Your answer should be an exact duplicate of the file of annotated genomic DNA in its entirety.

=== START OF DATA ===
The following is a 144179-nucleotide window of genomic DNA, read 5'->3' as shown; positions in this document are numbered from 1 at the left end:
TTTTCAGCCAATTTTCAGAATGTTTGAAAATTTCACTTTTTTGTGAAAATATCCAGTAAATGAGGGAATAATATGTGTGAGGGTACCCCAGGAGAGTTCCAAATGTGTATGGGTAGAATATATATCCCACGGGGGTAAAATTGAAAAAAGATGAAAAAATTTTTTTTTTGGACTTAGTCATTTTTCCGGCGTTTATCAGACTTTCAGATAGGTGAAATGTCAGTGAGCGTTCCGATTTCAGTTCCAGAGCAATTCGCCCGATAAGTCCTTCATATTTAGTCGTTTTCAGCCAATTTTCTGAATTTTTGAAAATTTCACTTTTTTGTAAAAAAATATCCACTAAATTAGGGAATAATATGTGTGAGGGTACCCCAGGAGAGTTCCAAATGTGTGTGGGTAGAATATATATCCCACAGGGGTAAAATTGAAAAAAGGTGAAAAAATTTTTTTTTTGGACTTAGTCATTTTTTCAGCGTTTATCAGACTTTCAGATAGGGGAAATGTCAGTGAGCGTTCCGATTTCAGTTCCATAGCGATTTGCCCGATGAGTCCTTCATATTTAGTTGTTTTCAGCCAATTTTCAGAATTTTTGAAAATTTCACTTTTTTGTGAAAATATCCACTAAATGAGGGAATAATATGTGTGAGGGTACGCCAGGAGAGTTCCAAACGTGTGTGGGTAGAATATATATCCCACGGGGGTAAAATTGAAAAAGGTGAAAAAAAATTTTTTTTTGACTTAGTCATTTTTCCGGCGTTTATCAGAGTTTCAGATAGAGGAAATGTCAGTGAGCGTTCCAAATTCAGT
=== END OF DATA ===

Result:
The following is a 144179-nucleotide window of genomic DNA, read 5'->3' as shown; positions in this document are numbered from 1 at the left end:
TTTTCAGCCAATTTTCAGAATGTTTGAAAATTTCACTTTTTTGTGAAAATATCCAGTAAATGAGGGAATAATATGTGTGAGGGTACCCCAGGAGAGTTCCAAATGTGTATGGGTAGAATATATATCCCACGGGGGTAAAATTGAAAAAAGATGAAAAAATTTTTTTTTTGGACTTAGTCATTTTTCCGGCGTTTATCAGACTTTCAGATAGGTGAAATGTCAGTGAGCGTTCCGATTTCAGTTCCAGAGCAATTCGCCCGATAAGTCCTTCATATTTAGTCGTTTTCAGCCAATTTTCTGAATTTTTGAAAATTTCACTTTTTTGTAAAAAAATATCCACTAAATTAGGGAATAATATGTGTGAGGGTACCCCAGGAGAGTTCCAAATGTGTGTGGGTAGAATATATATCCCACAGGGGTAAAATTGAAAAAAGGTGAAAAAATTTTTTTTTTGGACTTAGTCATTTTTTCAGCGTTTATCAGACTTTCAGATAGGGGAAATGTCAGTGAGCGTTCCGATTTCAGTTCCATAGCGATTTGCCCGATGAGTCCTTCATATTTAGTTGTTTTCAGCCAATTTTCAGAATTTTTGAAAATTTCACTTTTTTGTGAAAATATCCACTAAATGAGGGAATAATATGTGTGAGGGTACGCCAGGAGAGTTCCAAACGTGTGTGGGTAGAATATATATCCCACGGGGGTAAAATTGAAAAAGGTGAAAAAAAATTTTTTTTTGACTTAGTCATTTTTCCGGCGTTTATCAGAGTTTCAGATAGAGGAAATGTCAGTGAGCGTTCCAAATTCAGT